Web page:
Attachments Add Value to Demolition Debris

Using demolition attachments to size and sort debris can turn costly co-mingled materials into single entities that can be recycled or reused on the jobsite.

R. Baker & Sons used a variety of carriers and attachments on this New Jersey demolition project, including shears, grapples and grapple buckets.
R. Baker & Sons used a variety of carriers and attachments on this New Jersey demolition project, including shears, grapples and grapple buckets.

Perusing websites of demolition contractors reveals many photos, and oftentimes videos, highlighting what they do best — taking down structures. If you look closely, many of them show the deconstruction process being performed with excavator attachments that precisely bring down buildings. Having a more controlled demolition — as opposed to something more chaotic, albeit quicker, like explosives — offers several benefits, including those related to worker safety.

“By using attachments in demolition projects, contractors save time and can do take-down and cleanup work much safer, keeping site workers out of danger,” says Adam Daher, Okada America.

Performing demolition services in an injury-free environment is important to contractors such as R. Baker & Sons. The New Jersey-based business specializes in building demolition, dismantling and rigging contractor services throughout the U.S., Puerto Rico and Canada. “Utilizing the proper attachment provides safe, quality and cost-effective project results, as well as maximizes production,” says Art Sferlazzo, director of business development.

Sizing and Sorting

Carefully deconstructing a building with attachments makes it easier to sort and process the resulting debris. “With explosives, you are left with a pile of rubble. There is a lot of work to separating materials,” says Bill Pankracij, marketing communications, Indeco North America. “When you use demolition attachments, you have the ability to break down large structures into smaller materials. [You can] then further process them for recycling and scrap, which when sorted and/or sized, will draw a higher price at the scrapyard compared to unsorted and/or unsized scrap.”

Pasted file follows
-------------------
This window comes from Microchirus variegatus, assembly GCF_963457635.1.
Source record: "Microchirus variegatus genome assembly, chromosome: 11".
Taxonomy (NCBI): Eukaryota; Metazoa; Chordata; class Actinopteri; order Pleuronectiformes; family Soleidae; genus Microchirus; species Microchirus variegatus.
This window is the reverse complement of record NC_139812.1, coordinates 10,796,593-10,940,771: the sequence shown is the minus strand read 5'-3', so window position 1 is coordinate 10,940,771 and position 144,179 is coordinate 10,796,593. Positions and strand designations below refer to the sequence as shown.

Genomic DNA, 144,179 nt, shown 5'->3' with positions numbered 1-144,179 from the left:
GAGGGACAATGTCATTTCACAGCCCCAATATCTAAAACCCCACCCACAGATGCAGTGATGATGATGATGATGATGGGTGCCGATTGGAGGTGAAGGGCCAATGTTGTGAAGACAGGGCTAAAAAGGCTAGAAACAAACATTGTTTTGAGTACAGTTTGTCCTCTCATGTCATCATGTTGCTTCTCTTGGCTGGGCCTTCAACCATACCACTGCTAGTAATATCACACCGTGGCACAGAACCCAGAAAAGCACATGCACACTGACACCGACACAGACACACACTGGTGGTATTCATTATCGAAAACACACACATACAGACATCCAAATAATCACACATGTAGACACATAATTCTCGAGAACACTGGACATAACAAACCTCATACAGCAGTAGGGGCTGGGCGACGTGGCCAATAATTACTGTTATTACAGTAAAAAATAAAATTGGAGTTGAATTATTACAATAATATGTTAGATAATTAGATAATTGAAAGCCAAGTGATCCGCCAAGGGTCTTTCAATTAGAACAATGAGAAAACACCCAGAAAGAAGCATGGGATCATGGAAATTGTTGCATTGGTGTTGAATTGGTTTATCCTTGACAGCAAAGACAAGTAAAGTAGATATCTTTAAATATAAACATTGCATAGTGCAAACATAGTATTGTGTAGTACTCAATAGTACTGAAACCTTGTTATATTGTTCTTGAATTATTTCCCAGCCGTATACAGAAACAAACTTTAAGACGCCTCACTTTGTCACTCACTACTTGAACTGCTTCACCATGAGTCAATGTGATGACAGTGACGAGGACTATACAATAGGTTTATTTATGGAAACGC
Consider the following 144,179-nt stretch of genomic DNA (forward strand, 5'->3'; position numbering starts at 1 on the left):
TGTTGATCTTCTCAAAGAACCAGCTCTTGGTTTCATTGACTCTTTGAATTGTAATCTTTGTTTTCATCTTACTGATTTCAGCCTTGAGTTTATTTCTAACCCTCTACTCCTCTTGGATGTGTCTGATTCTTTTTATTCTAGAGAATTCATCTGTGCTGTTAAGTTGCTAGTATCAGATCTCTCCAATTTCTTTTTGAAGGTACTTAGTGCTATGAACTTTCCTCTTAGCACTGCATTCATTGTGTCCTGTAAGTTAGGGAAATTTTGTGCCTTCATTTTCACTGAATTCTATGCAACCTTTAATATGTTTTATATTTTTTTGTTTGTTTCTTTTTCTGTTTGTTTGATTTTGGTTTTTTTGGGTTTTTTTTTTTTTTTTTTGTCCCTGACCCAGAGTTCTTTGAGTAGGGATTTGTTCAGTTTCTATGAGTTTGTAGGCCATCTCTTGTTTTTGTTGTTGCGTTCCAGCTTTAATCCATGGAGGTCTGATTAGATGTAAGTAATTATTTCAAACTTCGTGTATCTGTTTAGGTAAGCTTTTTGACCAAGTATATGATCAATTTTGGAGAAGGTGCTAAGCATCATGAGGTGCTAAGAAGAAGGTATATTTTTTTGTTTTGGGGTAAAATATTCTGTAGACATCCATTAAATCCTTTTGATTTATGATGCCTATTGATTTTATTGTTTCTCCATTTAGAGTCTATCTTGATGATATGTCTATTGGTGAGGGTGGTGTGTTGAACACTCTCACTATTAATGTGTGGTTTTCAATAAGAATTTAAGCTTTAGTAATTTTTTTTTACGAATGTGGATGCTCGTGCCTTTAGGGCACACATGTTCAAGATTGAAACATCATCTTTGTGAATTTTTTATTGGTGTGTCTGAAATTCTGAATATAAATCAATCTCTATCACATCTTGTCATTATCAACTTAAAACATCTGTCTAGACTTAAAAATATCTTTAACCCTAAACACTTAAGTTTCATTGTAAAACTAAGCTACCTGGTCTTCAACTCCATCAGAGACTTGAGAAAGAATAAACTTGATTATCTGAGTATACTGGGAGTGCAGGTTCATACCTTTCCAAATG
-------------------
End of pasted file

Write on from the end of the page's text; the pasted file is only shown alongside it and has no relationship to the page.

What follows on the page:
Many of the same attachments that are used to take down a building can also be used to size and sort that debris on the jobsite, which results in materials that have more value as separate entities than together.

“One of the most frequent tasks contractors look to do is separate concrete from rebar,” says Justin Palvere, national account manager, Genesis Attachments. “No one wants concrete with rebar, or rebar with concrete. However, as two separate materials, each has value. The objective is to get two clean products that can be recycled.”

For Carl Bolander & Sons, a St. Paul, MN-based contractor, sorting demolition debris on site has become standard practice. “We try to process and recycle as much material as we can,” says Timothy Zastrow, demolition site superintendent. “It’s more beneficial for the environment and it’s more cost effective for us because the disposal fees for concrete with rebar in it are very high. If we separate the materials on site, we can recycle the steel, then crush the concrete — which is now clean — and reuse it on our own projects.”

Choosing the Right Attachment

These days, contractors have a wide assortment of attachments from which to choose. “There are a lot of options available for contractors today, including mechanical and hydraulic attachments geared toward specific materials such as metal, concrete and wood,” says Tracy Black, operations manager, Kenco Corporation. “The amount of any particular material and the frequency of dealing with it should be taken into consideration when researching these attachments for purchase.